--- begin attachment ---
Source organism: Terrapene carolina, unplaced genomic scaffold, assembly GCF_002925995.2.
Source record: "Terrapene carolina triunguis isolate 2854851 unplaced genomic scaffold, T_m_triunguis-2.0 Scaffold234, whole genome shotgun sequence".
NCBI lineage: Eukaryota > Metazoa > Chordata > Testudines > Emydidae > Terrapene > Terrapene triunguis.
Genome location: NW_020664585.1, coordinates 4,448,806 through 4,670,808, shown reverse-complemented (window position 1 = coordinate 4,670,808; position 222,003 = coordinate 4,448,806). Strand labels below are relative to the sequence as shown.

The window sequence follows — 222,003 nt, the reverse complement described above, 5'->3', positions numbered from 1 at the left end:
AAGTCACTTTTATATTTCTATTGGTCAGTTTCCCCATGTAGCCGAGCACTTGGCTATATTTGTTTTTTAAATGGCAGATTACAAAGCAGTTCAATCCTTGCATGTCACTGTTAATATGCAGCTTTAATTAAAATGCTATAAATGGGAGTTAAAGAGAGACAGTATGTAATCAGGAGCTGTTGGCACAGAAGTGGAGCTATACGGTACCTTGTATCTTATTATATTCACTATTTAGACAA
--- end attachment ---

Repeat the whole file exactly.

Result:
Source organism: Terrapene carolina, unplaced genomic scaffold, assembly GCF_002925995.2.
Source record: "Terrapene carolina triunguis isolate 2854851 unplaced genomic scaffold, T_m_triunguis-2.0 Scaffold234, whole genome shotgun sequence".
NCBI lineage: Eukaryota > Metazoa > Chordata > Testudines > Emydidae > Terrapene > Terrapene triunguis.
Genome location: NW_020664585.1, coordinates 4,448,806 through 4,670,808, shown reverse-complemented (window position 1 = coordinate 4,670,808; position 222,003 = coordinate 4,448,806). Strand labels below are relative to the sequence as shown.

The window sequence follows — 222,003 nt, the reverse complement described above, 5'->3', positions numbered from 1 at the left end:
AAGTCACTTTTATATTTCTATTGGTCAGTTTCCCCATGTAGCCGAGCACTTGGCTATATTTGTTTTTTAAATGGCAGATTACAAAGCAGTTCAATCCTTGCATGTCACTGTTAATATGCAGCTTTAATTAAAATGCTATAAATGGGAGTTAAAGAGAGACAGTATGTAATCAGGAGCTGTTGGCACAGAAGTGGAGCTATACGGTACCTTGTATCTTATTATATTCACTATTTAGACAA